Jojiro’s 13 Orthodoxies

Answering Jojiro's questions.

1. Question: Your players arrive in an abandoned city – the first thing they do is enter a home, asking what’s left of the pantry. What do you say to them?

Answer: They find the pantry door resists just a bit when trying to open. If they jerk it open, they find a child in dirty, ruined clothing eating something scavenged - rotten food, road kill, insects, etc.

2. Question: Your players want to talk to a city magistrate about an unpopular idea of theirs. In order to catch the magistrate off-guard, they approach early in the morning. What state do they find the magistrate in?

Answer: I’d roll some kind of reaction/luck roll. If it’s good for them, then they catch him in a compromising position; doing something illegal or immoral that they could use for blackmail. If the roll is meh then he’s probably just asleep and won’t be happy that they’re waking him up and wants to make a stink about it. If it’s bad, he’s doing something immoral or illegal, but he’s not scared of being black mailed and instead is prepared to eliminate witnesses.

3. Question: During character creation, a player mentions that they want a naturally blue-haired character. Not for any particular reason, you were envisioning your campaign setting without this possibility. How do you respond?

Answer: I’d probably just let them do it, if I have a full group together and we’re all consistently punctual and having fun then fuck it - your character can be a stupid anime protagonist.

4. Question: Read the following entry for a “point of interest”, and then refine how you would present it in a game in some way. You might change how you would describe it out loud, edit it in writing, add typographical emphasis (bold, italics, underlining) for a play-by-post game, etc.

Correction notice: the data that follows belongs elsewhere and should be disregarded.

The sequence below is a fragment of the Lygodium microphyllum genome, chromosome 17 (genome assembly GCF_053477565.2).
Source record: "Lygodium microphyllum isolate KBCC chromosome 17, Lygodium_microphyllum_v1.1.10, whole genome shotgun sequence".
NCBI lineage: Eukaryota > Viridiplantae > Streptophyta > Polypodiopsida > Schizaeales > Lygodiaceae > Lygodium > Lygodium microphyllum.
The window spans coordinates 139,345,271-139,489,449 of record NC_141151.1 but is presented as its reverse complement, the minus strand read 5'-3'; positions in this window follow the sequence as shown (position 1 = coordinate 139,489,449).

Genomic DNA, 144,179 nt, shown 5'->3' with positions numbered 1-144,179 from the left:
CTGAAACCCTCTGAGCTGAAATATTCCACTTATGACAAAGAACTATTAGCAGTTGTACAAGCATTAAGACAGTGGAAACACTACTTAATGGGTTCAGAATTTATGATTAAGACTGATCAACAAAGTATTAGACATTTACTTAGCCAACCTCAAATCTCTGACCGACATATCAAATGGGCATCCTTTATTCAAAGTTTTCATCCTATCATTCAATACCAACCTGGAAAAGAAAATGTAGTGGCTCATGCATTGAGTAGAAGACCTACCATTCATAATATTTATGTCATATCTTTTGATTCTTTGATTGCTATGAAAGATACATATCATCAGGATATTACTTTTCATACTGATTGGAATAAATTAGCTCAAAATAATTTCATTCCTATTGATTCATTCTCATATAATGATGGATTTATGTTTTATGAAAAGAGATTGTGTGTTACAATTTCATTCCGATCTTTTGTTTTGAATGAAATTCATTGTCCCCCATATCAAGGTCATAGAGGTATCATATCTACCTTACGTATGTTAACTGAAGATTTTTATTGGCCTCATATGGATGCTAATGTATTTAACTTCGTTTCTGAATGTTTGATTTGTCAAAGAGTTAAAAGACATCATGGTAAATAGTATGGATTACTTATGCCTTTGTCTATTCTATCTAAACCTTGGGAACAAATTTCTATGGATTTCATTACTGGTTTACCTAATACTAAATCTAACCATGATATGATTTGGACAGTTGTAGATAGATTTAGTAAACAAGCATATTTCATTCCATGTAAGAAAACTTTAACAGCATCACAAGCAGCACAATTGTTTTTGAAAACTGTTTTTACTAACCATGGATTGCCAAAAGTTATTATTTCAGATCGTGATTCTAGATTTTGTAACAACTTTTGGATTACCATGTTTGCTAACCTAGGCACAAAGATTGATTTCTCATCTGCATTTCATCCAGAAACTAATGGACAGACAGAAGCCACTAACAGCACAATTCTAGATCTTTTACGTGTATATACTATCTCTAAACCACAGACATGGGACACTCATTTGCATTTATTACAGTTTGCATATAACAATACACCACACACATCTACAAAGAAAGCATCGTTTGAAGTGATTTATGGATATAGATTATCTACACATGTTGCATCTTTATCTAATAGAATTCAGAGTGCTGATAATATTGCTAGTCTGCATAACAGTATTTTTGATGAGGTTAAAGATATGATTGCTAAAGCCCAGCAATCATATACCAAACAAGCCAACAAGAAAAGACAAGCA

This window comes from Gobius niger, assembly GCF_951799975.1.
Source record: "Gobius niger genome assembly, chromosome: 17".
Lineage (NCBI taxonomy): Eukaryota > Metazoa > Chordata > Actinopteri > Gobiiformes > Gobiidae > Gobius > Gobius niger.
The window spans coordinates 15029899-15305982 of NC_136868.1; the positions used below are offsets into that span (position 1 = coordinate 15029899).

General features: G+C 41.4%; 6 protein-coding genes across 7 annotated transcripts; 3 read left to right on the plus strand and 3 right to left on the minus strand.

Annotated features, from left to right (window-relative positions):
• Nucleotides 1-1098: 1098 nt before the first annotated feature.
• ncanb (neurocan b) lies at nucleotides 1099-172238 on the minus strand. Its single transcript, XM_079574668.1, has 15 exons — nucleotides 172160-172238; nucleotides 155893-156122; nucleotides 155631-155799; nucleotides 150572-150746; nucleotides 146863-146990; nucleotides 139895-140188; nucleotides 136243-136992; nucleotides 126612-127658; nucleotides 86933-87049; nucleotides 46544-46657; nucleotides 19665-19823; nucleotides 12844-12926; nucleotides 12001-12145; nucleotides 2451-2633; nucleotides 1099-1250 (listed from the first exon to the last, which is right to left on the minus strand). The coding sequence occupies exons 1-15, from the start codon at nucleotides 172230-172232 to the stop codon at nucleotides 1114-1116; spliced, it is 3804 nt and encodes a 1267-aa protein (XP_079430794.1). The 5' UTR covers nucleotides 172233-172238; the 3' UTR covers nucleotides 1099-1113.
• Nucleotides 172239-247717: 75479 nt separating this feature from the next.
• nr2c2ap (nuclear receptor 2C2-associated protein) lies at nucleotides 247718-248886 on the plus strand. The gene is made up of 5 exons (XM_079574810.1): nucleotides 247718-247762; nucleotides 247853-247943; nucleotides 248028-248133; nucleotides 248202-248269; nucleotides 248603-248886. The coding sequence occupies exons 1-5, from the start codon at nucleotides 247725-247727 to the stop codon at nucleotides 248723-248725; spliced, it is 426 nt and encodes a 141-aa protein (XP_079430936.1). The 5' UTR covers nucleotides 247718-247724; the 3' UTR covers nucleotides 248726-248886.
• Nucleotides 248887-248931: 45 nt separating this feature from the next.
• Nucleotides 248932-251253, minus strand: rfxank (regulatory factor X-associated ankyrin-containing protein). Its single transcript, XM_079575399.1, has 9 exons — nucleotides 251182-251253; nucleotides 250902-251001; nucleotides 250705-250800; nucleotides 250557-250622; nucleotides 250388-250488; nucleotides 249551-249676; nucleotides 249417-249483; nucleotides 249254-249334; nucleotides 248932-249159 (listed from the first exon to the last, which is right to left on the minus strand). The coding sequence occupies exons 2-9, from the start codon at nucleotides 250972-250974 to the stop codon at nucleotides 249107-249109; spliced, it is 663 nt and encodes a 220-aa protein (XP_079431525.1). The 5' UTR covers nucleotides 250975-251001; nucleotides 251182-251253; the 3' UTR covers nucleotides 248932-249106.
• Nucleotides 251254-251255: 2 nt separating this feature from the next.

Hidden within a secluded forest glade is a ruined shrine of ancient granite, vines of ivy peeking through the cracked stone pillars. The shrine was built by ash dwarves, and like most such shrines, it is guarded by a salamander. Within the shrine is a pool of simmering water. Characters who drink here receive the benefits of the fire shield spell for the rest of the day. 

Answer: I’m on mobile, so I won’t type it out, but for my notes I’d break it down into key bullet points and I’d expand on each point a little as I described it to players.


5. Question: Your players enter a dungeon you have prepared, and leave after being spooked by the monsters within. In truth, they are more than powerful enough to overcome the threats of the dungeon, and well-equipped to do so. One of the players asks you, “Do you think we’re ready for this dungeon?” How do you answer?

Answer: I’d just straight up say “Yes”. I don’t have time for such silliness unless their role playing actual character trepidation - if it’s solely OOC I’m just answering them in a straight forward manner OOC.